Once, women grew beards. Some had husbands, many had wives, most took new lovers. As girls, each already knew how to skin a cloud or start a small storm. They chased eels in rivers, tamed vultures. Rode bison or reindeer bareback. On a mountain path their feet never faltered.
Before them, their mothers thought nothing of slicing away a breast to improve the aim of an arrow, drowning the unwanted child. They sheltered in huts woven from gorsewood and pelts, slept with their eyes wide open. They stoned intruders. At dusk they tossed their faces over the side of the mountain to appease spirits. Some were dark-skinned, some pale. They lived twice as long as you or I will and when they died their teeth rattled with flint and ice. Spittle rolled down their chins soaking the valley.
I'm waiting for the ratcatcher. D heard them again, scuttling in the space between our ceiling and the floor upstairs. She heard squeaking too. I’ve opened the side gate for him. I stopped listening to the news a while ago to reduce stress, but now this. Sometimes he brings his lurcher, says she can sniff them out. The squeaking: does it mean a family of them? My loyalties – I have to admit – are torn. But then they always have been. Growing up in the West, knowing what Churchill and Roosevelt had signed in Teheran and Yalta, each day was like swinging on a rope ladder above a chasm. England v Poland in a match? No-brainer. My mother's loyalties lay with the opposite so-called sex. Men were more interesting to talk to, she said and she preferred to visit a male doctor since they were more intelligent.
I didn’t want to grow up to be a woman, wear pointy shoes and smile or maybe I just didn’t want to grow up. The one good thing, she said, was that our genitals were neatly tucked away whereas with boys everything dangled on the outside, easy to attack; which in a different way is what my karate teacher said some years later. Female rats fight males if they’re not on heat. They fluff up their hair, hiss and squeal to defend their territory. Everyone knows they can chew through anything even brick, let alone books, wires, rope. But sometimes they grind their teeth because they are happy. Nothing’s simple however since they also spread all those diseases in their droppings. They can have half a dozen litters every year; gestation only takes a few weeks. Pups are born blind and deaf, huddling with their mothers. In the early weeks before they’re weaned they need a quiet home.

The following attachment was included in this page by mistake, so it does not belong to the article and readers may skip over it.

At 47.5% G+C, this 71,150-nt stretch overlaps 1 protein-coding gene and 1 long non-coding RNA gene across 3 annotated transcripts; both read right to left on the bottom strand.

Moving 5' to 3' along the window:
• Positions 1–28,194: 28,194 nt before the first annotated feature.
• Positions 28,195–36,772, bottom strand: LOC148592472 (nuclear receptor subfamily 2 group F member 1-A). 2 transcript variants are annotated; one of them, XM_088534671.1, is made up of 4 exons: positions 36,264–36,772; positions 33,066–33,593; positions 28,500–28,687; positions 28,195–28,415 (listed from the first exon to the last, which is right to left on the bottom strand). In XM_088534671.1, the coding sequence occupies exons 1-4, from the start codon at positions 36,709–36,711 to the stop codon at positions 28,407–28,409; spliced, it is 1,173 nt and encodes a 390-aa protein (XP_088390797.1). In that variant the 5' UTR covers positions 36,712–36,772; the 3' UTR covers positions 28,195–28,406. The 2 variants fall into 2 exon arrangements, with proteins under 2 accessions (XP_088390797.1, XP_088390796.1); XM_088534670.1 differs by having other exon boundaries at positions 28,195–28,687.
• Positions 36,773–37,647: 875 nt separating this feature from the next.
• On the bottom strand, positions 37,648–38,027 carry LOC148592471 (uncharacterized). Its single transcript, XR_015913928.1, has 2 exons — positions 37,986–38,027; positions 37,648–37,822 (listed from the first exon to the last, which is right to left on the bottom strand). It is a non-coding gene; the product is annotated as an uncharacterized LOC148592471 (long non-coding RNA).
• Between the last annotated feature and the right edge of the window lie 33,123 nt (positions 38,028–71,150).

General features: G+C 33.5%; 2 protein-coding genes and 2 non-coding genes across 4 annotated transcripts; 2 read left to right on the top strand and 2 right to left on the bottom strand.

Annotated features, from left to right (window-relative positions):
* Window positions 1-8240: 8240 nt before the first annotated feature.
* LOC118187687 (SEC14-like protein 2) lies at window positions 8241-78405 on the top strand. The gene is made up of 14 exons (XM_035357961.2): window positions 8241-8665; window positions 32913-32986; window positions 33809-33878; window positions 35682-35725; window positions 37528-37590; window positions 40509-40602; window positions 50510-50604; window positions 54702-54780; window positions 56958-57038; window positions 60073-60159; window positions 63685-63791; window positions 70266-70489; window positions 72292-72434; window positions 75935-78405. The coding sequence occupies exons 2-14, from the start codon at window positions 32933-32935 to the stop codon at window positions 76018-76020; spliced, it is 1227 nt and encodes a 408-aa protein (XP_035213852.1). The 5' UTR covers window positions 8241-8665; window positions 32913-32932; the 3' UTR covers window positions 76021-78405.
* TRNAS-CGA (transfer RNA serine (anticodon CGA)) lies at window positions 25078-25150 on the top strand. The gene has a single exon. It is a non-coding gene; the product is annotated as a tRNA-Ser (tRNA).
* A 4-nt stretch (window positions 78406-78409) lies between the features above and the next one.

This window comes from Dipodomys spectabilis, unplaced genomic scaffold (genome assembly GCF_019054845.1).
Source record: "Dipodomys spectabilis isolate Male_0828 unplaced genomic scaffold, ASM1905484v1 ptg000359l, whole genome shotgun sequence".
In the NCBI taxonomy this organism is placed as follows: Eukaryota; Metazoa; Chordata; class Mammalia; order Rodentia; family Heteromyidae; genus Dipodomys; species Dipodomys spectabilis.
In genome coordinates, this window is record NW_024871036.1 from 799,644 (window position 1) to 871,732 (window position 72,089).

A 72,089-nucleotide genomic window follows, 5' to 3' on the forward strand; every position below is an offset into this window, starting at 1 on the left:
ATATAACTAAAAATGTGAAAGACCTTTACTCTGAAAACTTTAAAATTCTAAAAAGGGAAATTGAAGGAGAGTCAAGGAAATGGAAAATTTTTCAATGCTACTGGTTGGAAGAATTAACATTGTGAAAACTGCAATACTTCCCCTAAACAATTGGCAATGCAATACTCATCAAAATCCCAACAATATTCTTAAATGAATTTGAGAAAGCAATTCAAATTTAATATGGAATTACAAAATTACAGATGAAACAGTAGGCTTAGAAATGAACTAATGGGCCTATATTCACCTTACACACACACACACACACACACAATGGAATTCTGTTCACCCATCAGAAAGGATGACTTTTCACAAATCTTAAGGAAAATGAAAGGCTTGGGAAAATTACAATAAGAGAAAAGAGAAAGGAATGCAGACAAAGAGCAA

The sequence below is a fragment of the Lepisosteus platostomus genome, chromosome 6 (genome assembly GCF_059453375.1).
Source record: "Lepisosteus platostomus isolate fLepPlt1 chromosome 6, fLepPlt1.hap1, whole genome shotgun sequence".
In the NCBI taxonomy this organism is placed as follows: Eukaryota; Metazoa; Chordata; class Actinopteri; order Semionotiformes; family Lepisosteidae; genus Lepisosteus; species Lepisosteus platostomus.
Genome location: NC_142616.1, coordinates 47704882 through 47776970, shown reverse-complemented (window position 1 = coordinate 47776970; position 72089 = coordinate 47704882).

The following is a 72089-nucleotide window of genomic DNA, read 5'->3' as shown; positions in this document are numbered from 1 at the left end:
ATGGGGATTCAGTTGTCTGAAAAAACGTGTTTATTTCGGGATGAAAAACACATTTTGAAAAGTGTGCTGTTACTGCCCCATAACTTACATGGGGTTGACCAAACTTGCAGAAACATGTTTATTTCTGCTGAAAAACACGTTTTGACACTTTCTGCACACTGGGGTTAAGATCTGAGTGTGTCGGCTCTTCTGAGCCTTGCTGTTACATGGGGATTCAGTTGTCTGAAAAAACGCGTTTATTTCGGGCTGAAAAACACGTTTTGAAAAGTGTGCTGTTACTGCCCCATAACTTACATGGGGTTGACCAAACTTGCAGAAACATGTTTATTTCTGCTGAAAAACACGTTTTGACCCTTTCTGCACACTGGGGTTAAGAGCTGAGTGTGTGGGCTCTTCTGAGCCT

TREES, BOY, NEWSFEED
You could have driven overland to Greece, missing your ferry by a day when the car broke down in the mountains, late arriving in Mytylene to build shelters for refugees. Barely grown, you could have taken your first child to camp near Białowieża* defending spruce, oak, the feminine birch, trees marked with fluorescent pink dots by loggers, could have told stories about bison and kings round a fire. But even if, instead, you ended up cleaning warehouses or hunched over a conveyor belt, discarding twigs and slugs as you sorted blackcurrants, sleeping in a room with five men you could barely understand in a faraway seaside town, owing the boss more than your wages; if your brothers roughhoused you, and if, when you wet the bed no one was there to help you wash and dry yourself, unknown boy, I still want an explanation of how you came to be in this photograph, when you could be someone I once taught or held, a boy tipping back on his chair so far he fell. A boy running away, crying. Chased by the priest, by his grandmother. I won't repost the photograph. Have already deleted it. I’ll only post pictures of lemon trees with their bisexual flowers, and spruce, oak, birch – any trees – fox cubs, roof tiles, comets seen in night sky by someone on the other side of the world. Not groups of angry men, hooded, scarves pulled over faces or like you in a wool cap, fists clenched, shouting ‘Sodomy’. Yet I've been thinking for days about the picture in my newsfeed and your face in particular because it still looked young. Friends say I'm wasting my breath, yet while I have an abundance in my lungs, nothing is wasted.
*Białowieża: endangered primeval forest on border of Poland and Belarus
Boys, if they read at all, read
about other boys: fit bastards
please, daredevil. Let them win
at the end, don’t let them be
crushed! The rest of us, part boy,
part water, girl, if we read at all,
having come away empty-
handed before, read about boys
as well, nest in their dreams –
talented at nesting in anything
broken, gather beakfuls
of waste, picking through bones.
Read about spiders, stars that drop,
death following us on tiptoe.
Since death’s following us, soundless,
we read with our teeth, testing
each word and though at first
we might act nonchalant, cautious, soon
like drunks we lunge, kissing the print,
scratching at screens, chew cables
all to find someone who looks a little
like us, part water, girl, knows
the deserted office, car park, bedroom
and whose sideways story can say
what we’ve forgotten how to. If suddenly
what’s hidden is carried out, held
to the light, we begin shaking, pray too:
let her, let her not be crushed.
© Copyright Maria Jastrzębska 2021
Maria Jastrzębska has published four collections, most recently The True Story of Cowboy Hat and Ingénue (Cinnamon Press 2018). She translated Justyna Bargielska’s The Great Plan B (Smokestack 2017). Her writing for the collaborative project Snow Q was Highly Commended in the Forward Poetry Prize 2019 and shortlisted for the Ó Bhéal 2020 video poetry prize.